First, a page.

Letter: Mountainside not win-win but a lose-lose proposition

To the Editor:

I am writing in response to Mr. Rocco Coscio’s letter to the editor from last week’s [Dec. 15] edition of the Ridgefield Press. Mr. Coscio suggested that the addition of the Mountainside Drug and Alcohol Rehab Facility to the residential area of West Mountain could be a “win-win” for our town. I actually believe this would be a major lose-lose.

Mountainside/Artemis Partners is a for-profit company that will cater to a very elite clientele. The cost of a stay is estimated to be an astronomical $60,000 a month. This cost is way out of reach for the overwhelming majority of Ridgefielders. While Mountainside profits from strangers, the Ridgefielders who live near the facility will suffer substantial losses to their home values. For many, a person’s home is their largest investment. Changes to decades’ old residential zoning laws per Mountainside’s request would set an alarming precedent in all of our neighborhoods. Some Realtors have already seen a push back from buyers reluctant to purchase homes in the West Mountain area for fear of the long reaching effect of zone changes. In terms of tax revenue to our town, the benefits are negligible. This facility would be taxed very similarly to a residential home. Lastly, what happens when Mountainside goes out of business in the years ahead? Does the property decay? Why would we ever want to subject our beautiful town to such chaos and uncertainty? We should demand Planning and Zoning say no to any amendments or zone changes on Jan. 3 at the public hearing at ERMS.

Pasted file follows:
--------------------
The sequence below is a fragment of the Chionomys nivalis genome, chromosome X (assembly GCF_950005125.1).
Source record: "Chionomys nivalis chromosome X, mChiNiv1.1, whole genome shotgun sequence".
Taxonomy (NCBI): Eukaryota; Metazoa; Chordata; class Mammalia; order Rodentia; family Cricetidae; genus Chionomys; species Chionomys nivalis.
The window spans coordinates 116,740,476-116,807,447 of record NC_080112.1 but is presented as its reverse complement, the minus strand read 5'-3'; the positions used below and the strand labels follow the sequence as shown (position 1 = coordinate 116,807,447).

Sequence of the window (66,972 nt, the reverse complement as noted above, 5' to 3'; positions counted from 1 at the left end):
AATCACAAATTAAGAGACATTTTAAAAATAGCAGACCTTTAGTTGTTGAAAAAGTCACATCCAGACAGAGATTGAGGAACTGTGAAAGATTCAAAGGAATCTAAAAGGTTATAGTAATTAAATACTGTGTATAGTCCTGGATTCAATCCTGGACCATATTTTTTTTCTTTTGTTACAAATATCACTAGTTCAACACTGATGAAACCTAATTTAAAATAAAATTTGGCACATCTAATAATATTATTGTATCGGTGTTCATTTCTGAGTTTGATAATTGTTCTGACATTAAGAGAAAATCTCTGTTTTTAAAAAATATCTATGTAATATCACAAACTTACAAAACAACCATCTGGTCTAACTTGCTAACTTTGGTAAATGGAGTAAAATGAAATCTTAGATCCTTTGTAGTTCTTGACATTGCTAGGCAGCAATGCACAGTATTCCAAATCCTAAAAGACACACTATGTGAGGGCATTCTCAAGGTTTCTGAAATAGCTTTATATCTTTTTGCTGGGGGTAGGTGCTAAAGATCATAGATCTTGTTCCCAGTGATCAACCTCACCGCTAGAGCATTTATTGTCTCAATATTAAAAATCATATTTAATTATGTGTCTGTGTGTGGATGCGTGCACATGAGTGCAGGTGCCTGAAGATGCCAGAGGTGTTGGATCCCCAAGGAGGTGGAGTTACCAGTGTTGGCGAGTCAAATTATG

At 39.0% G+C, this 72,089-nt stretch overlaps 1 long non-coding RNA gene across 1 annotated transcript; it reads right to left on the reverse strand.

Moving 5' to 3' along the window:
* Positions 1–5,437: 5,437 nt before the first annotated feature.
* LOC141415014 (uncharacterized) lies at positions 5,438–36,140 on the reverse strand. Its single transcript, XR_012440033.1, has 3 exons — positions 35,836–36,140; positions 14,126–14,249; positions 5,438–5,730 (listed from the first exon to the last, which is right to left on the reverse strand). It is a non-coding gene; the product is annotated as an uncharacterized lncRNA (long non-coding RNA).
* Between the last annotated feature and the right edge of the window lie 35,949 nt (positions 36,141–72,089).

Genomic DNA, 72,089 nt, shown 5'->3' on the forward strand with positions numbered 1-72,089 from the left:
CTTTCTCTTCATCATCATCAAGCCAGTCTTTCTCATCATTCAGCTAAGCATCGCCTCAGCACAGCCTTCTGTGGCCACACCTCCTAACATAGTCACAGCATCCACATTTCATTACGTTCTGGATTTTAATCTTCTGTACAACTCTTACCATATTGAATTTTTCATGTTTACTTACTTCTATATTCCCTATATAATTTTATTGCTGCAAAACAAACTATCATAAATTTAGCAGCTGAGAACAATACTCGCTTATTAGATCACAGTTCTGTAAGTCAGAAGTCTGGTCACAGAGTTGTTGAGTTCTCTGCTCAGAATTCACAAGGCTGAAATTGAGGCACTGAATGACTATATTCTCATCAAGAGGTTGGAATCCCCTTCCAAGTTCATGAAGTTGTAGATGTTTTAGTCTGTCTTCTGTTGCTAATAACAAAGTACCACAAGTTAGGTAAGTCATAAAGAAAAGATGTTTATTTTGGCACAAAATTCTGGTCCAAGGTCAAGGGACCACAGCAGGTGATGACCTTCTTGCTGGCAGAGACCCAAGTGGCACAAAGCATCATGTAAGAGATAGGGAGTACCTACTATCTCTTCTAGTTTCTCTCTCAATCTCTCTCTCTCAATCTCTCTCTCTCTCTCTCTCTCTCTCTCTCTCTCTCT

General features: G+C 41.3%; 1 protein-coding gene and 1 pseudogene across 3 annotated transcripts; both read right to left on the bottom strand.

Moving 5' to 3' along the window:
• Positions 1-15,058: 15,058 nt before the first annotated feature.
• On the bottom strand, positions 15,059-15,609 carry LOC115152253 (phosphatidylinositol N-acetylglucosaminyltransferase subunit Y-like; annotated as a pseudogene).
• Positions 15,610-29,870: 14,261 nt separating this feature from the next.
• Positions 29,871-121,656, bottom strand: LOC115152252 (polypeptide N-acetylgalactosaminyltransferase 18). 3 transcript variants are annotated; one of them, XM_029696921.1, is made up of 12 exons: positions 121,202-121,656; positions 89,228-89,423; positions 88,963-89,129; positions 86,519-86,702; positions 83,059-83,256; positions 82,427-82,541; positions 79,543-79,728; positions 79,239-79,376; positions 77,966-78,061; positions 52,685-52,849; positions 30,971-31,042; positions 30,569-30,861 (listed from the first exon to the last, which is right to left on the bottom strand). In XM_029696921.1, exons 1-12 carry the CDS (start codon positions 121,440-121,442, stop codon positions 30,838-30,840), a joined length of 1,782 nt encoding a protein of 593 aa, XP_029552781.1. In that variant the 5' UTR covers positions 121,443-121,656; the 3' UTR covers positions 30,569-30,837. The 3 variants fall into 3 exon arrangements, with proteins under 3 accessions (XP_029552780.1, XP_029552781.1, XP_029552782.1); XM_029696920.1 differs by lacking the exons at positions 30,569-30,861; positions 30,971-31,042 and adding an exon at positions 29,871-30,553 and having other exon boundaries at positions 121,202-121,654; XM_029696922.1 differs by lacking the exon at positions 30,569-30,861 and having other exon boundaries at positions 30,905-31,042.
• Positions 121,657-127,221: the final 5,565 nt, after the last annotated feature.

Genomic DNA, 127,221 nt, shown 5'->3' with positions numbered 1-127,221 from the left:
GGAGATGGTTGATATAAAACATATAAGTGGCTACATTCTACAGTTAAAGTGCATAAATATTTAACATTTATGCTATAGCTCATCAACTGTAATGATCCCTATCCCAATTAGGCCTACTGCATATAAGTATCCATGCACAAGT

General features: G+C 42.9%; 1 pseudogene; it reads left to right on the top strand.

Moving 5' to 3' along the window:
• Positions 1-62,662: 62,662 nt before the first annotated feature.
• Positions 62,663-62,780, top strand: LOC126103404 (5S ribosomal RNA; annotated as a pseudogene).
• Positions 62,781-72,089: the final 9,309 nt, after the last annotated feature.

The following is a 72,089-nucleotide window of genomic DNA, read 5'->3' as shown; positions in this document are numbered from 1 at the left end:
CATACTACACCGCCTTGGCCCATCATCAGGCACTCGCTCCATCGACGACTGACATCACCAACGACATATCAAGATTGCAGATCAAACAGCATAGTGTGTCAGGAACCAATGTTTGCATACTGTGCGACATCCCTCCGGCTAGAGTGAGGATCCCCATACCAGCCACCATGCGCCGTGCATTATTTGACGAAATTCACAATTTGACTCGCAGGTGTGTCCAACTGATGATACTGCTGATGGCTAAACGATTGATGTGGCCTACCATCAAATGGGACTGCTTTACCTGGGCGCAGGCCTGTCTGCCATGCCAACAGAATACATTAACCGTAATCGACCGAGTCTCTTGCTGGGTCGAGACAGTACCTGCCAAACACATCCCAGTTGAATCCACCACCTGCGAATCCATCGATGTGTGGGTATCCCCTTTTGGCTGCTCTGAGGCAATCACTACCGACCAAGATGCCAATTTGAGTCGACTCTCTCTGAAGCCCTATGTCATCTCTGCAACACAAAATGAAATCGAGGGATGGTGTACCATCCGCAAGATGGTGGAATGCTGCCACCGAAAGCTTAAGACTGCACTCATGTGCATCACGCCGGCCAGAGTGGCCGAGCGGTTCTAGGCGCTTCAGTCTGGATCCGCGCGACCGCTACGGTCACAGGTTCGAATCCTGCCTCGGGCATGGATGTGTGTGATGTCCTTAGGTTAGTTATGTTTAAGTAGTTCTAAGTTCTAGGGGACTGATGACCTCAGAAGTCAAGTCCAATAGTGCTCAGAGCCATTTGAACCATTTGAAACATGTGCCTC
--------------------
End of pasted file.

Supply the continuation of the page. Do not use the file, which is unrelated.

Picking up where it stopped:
Let’s instead launch community resources to help our residents (and those from other nearby towns) suffering from addiction. Our first selectman, Rudy Marconi, has been deeply and sincerely involved in this issue and I believe he is the right person to start this conversation, not an external, for-profit player, like Mountainside.

Patrick Neligan